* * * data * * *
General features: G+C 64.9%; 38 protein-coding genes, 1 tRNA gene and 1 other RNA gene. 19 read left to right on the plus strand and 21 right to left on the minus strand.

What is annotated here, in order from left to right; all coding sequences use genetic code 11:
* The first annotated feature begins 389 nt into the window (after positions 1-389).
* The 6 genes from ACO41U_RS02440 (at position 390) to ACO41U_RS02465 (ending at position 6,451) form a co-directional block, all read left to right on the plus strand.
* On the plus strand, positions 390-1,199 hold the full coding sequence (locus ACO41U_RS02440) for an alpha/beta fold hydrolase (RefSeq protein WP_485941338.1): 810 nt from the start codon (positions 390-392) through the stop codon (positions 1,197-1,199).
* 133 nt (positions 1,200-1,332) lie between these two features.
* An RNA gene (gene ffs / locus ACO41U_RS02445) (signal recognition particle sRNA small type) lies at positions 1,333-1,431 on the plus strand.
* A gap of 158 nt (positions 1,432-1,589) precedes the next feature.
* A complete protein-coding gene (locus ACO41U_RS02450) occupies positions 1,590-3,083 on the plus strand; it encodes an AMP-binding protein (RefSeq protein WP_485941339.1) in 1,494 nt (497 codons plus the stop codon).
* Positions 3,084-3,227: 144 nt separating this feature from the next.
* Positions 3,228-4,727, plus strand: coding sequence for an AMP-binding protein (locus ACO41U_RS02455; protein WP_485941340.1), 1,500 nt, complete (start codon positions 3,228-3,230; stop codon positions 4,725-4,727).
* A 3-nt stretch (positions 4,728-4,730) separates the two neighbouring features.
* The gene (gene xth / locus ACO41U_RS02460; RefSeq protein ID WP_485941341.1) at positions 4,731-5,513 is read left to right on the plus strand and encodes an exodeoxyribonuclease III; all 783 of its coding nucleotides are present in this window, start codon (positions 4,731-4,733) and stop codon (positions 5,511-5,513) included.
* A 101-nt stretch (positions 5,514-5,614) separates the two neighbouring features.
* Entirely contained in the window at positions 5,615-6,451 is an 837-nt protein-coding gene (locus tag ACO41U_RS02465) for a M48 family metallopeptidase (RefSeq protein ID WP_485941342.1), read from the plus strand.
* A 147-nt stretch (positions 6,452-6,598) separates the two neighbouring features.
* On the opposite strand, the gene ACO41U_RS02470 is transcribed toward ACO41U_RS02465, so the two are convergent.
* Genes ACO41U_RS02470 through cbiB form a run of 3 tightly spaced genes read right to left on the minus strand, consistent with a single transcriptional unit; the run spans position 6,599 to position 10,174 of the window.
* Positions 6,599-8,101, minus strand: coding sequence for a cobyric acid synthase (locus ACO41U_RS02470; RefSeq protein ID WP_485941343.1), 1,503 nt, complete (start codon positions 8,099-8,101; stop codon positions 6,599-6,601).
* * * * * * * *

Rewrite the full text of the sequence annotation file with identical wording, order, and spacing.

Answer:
General features: G+C 64.9%; 38 protein-coding genes, 1 tRNA gene and 1 other RNA gene. 19 read left to right on the plus strand and 21 right to left on the minus strand.

What is annotated here, in order from left to right; all coding sequences use genetic code 11:
* The first annotated feature begins 389 nt into the window (after positions 1-389).
* The 6 genes from ACO41U_RS02440 (at position 390) to ACO41U_RS02465 (ending at position 6,451) form a co-directional block, all read left to right on the plus strand.
* On the plus strand, positions 390-1,199 hold the full coding sequence (locus ACO41U_RS02440) for an alpha/beta fold hydrolase (RefSeq protein WP_485941338.1): 810 nt from the start codon (positions 390-392) through the stop codon (positions 1,197-1,199).
* 133 nt (positions 1,200-1,332) lie between these two features.
* An RNA gene (gene ffs / locus ACO41U_RS02445) (signal recognition particle sRNA small type) lies at positions 1,333-1,431 on the plus strand.
* A gap of 158 nt (positions 1,432-1,589) precedes the next feature.
* A complete protein-coding gene (locus ACO41U_RS02450) occupies positions 1,590-3,083 on the plus strand; it encodes an AMP-binding protein (RefSeq protein WP_485941339.1) in 1,494 nt (497 codons plus the stop codon).
* Positions 3,084-3,227: 144 nt separating this feature from the next.
* Positions 3,228-4,727, plus strand: coding sequence for an AMP-binding protein (locus ACO41U_RS02455; protein WP_485941340.1), 1,500 nt, complete (start codon positions 3,228-3,230; stop codon positions 4,725-4,727).
* A 3-nt stretch (positions 4,728-4,730) separates the two neighbouring features.
* The gene (gene xth / locus ACO41U_RS02460; RefSeq protein ID WP_485941341.1) at positions 4,731-5,513 is read left to right on the plus strand and encodes an exodeoxyribonuclease III; all 783 of its coding nucleotides are present in this window, start codon (positions 4,731-4,733) and stop codon (positions 5,511-5,513) included.
* A 101-nt stretch (positions 5,514-5,614) separates the two neighbouring features.
* Entirely contained in the window at positions 5,615-6,451 is an 837-nt protein-coding gene (locus tag ACO41U_RS02465) for a M48 family metallopeptidase (RefSeq protein ID WP_485941342.1), read from the plus strand.
* A 147-nt stretch (positions 6,452-6,598) separates the two neighbouring features.
* On the opposite strand, the gene ACO41U_RS02470 is transcribed toward ACO41U_RS02465, so the two are convergent.
* Genes ACO41U_RS02470 through cbiB form a run of 3 tightly spaced genes read right to left on the minus strand, consistent with a single transcriptional unit; the run spans position 6,599 to position 10,174 of the window.
* Positions 6,599-8,101, minus strand: coding sequence for a cobyric acid synthase (locus ACO41U_RS02470; RefSeq protein ID WP_485941343.1), 1,503 nt, complete (start codon positions 8,099-8,101; stop codon positions 6,599-6,601).